Several volunteers around Mountain House have tried to care for feral cats by monitoring feeding stations that provide food and water to the colonies.
Catch me if you can
Catching feral cats is no easy task, Swainpoel said.
Each day, she sets up nonlethal traps at dawn and dusk in areas where cat colonies have been identified. Among the Mountain House hotspots is the creek that runs through a portion of the community.
She said cats live there because of the available food source of squirrels and rodents and great hiding spots in the shrubs.
“It takes 24 to 36 hours from trap to release,” she said. “If there are (young) kittens, we try to get the adults back in 24 hours.”
The key to the rescue’s success is educating the public, she said.
“Whether you like cats or don’t like cats, whether you feed them or don’t feed them — we want to keep them around, but we don’t want to overpopulate the community and they become a nuisance,” Swainpoel said. “I think we’re just touching the tip of the iceberg.”
Funding the program through their own efforts, group members have dished out thousands of dollars to keep the rescue going. The fees they charge for a kitten adoption, $100, covers only the spaying or neutering costs and the feline’s first set of medical shots. The other costs they incur — including cages, traps, food and resources to finance the rescue — are paid for by members.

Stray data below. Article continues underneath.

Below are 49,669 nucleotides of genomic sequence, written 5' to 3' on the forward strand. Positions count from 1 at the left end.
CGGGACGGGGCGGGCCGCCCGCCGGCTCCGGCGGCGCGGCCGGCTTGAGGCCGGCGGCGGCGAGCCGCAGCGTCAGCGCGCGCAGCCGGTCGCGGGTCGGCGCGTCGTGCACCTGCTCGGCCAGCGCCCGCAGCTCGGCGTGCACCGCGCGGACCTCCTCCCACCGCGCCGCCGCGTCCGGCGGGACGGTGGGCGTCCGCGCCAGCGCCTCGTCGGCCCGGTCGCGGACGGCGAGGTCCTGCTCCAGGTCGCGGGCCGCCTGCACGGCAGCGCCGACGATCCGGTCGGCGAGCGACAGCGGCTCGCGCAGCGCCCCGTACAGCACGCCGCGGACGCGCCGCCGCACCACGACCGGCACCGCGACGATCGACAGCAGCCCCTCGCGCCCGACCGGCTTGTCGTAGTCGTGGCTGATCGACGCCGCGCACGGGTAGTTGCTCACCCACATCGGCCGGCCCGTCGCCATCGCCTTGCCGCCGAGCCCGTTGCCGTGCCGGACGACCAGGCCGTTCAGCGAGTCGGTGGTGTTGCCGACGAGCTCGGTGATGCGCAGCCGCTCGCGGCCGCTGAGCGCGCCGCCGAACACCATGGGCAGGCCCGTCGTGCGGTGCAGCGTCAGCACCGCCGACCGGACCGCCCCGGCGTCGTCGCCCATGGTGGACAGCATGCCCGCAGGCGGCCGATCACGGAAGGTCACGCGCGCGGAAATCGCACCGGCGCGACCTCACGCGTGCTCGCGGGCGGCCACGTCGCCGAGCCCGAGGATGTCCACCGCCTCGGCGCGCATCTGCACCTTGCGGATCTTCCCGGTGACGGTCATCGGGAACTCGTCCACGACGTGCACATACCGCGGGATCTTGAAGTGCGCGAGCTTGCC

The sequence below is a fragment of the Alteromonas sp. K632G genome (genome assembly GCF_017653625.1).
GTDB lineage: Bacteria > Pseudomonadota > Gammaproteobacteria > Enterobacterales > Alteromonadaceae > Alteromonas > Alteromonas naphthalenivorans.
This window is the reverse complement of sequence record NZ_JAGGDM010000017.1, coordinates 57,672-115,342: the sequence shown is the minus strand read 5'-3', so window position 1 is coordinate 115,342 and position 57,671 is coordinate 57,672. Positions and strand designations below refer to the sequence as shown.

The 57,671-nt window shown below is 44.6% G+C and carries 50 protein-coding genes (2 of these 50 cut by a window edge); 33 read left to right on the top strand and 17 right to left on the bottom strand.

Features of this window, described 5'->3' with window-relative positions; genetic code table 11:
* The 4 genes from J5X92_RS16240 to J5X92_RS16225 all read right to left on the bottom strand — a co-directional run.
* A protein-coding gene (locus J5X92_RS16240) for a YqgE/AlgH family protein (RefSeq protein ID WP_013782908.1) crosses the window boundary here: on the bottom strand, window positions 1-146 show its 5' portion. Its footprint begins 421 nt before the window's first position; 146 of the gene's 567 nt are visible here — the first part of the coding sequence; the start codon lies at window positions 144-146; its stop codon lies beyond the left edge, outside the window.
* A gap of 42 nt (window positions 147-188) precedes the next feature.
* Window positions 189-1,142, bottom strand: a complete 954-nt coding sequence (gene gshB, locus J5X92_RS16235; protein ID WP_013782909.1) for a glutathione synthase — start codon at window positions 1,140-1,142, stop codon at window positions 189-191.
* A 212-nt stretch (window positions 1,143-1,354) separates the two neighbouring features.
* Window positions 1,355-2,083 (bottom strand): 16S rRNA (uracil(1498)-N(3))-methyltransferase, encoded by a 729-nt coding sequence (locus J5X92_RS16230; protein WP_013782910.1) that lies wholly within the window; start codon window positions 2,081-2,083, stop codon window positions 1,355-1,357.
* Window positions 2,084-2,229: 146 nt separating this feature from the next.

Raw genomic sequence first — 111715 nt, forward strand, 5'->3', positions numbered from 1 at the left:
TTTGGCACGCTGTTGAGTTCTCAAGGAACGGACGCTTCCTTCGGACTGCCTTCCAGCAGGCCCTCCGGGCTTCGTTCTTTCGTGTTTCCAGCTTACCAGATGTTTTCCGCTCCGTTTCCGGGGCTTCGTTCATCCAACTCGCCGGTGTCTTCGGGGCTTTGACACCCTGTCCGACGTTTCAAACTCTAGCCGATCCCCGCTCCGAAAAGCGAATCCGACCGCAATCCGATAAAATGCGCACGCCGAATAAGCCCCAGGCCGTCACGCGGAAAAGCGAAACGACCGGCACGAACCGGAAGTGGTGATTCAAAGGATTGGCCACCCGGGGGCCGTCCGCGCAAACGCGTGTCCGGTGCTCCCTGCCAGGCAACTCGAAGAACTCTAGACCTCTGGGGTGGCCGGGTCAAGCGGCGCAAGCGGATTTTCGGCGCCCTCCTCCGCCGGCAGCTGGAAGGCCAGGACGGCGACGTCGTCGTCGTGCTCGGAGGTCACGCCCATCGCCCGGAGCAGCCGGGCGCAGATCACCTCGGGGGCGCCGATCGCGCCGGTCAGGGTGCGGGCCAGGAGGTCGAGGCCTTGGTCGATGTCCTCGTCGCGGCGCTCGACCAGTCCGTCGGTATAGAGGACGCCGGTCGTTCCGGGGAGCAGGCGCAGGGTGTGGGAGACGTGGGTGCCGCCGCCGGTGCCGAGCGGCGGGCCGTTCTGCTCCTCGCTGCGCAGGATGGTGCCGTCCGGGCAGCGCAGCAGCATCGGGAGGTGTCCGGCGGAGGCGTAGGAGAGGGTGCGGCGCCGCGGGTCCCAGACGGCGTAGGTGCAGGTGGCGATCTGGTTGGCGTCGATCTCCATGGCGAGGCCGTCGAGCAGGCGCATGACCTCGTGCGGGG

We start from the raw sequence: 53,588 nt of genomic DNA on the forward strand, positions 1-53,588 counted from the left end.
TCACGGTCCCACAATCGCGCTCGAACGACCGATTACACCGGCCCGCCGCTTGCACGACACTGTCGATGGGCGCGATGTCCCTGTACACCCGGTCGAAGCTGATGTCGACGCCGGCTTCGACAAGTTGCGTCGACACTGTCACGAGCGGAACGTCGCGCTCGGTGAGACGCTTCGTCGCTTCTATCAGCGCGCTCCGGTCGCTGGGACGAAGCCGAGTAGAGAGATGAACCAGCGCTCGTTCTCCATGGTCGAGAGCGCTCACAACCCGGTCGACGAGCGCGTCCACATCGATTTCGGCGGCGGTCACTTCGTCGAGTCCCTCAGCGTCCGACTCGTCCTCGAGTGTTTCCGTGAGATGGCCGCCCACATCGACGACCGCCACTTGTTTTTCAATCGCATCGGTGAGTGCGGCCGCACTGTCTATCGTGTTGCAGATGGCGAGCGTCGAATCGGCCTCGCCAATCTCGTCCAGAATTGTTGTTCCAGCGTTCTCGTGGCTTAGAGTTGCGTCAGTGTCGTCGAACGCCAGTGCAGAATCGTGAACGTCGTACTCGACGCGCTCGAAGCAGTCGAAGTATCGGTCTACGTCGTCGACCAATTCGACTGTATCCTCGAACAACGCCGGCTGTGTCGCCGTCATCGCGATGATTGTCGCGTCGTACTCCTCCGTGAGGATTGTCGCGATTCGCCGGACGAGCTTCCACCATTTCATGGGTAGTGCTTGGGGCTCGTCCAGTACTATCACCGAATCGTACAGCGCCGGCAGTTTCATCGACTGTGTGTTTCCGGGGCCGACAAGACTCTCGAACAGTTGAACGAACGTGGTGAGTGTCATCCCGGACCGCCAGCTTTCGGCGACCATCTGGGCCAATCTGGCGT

Bryan Harrison said the members hope to attain nonprofit status soon to reap the benefits of state and federal grants.
Mountain House Community Services District directors Andy Su and Jim Lamb have voiced their support for the rescue, and Su said he placed the group on the board’s September agenda to discuss giving them $5,000 for their cause.
“I applaud them,” Su said. “Pest control is one of the 18 functions the MHCSD is responsible for. I think what they are doing is great.”
Lamb agreed that the volunteers provide a service that is beneficial to the community.
“Don’t want them to bear a fiscal problem that was our cost to begin with,” Lamb said. “It’s been on my radar for a while. I wish more was done earlier so it wasn’t as big of a problem that it is. Catch and sterilize seems to be an effective program.”
The community has slowly rallied around the rescue, Bryan Harrison said, and donations are starting to come in.
Earlier in the week, a couple of children had a cookie sale and dropped off $2 in an envelope, which was preceded by a gift of $5 and portions of their allowances each week to help the cats. It’s small, but every bit helps sustain the group.
To spread their message, members of the rescue have created a website, www.mountainhousecats.com, and a Facebook page, which also advertises the kittens available for adoption.
“It’s been an adventure,” Bryan Harrison said. “It all happened pretty quickly. If we didn’t do something, it was going to get really, really ugly.”
The rescue will host a fundraiser from 6 to 8 p.m. Sept. 13 at the Mountain House Bar, 16784 Grant Line Road. The event will include live music and a silent auction, and donations of auction items are being accepted.
At a glance
• Mountain House Feral Cat Rescue: www.mountainhousecats.com or 597-8150